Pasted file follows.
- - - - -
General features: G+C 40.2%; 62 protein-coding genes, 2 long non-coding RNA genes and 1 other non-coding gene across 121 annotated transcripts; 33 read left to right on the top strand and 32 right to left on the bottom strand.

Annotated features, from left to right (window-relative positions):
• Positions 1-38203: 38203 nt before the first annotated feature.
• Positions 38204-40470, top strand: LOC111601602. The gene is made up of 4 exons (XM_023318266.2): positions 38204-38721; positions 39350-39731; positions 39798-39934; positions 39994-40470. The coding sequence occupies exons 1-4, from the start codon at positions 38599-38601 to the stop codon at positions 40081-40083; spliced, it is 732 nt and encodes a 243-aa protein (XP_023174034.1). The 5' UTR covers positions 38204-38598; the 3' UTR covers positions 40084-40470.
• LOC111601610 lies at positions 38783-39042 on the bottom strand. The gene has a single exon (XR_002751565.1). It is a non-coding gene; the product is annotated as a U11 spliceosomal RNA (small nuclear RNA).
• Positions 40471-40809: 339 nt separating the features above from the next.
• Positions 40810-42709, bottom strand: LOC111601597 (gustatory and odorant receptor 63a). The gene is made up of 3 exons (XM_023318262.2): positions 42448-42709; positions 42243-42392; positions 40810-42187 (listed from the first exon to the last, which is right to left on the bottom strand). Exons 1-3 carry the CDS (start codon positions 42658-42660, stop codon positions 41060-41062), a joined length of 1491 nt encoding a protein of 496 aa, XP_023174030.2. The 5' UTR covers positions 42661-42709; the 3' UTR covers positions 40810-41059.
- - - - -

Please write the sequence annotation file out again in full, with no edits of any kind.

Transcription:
General features: G+C 40.2%; 62 protein-coding genes, 2 long non-coding RNA genes and 1 other non-coding gene across 121 annotated transcripts; 33 read left to right on the top strand and 32 right to left on the bottom strand.

Annotated features, from left to right (window-relative positions):
• Positions 1-38203: 38203 nt before the first annotated feature.
• Positions 38204-40470, top strand: LOC111601602. The gene is made up of 4 exons (XM_023318266.2): positions 38204-38721; positions 39350-39731; positions 39798-39934; positions 39994-40470. The coding sequence occupies exons 1-4, from the start codon at positions 38599-38601 to the stop codon at positions 40081-40083; spliced, it is 732 nt and encodes a 243-aa protein (XP_023174034.1). The 5' UTR covers positions 38204-38598; the 3' UTR covers positions 40084-40470.
• LOC111601610 lies at positions 38783-39042 on the bottom strand. The gene has a single exon (XR_002751565.1). It is a non-coding gene; the product is annotated as a U11 spliceosomal RNA (small nuclear RNA).
• Positions 40471-40809: 339 nt separating the features above from the next.
• Positions 40810-42709, bottom strand: LOC111601597 (gustatory and odorant receptor 63a). The gene is made up of 3 exons (XM_023318262.2): positions 42448-42709; positions 42243-42392; positions 40810-42187 (listed from the first exon to the last, which is right to left on the bottom strand). Exons 1-3 carry the CDS (start codon positions 42658-42660, stop codon positions 41060-41062), a joined length of 1491 nt encoding a protein of 496 aa, XP_023174030.2. The 5' UTR covers positions 42661-42709; the 3' UTR covers positions 40810-41059.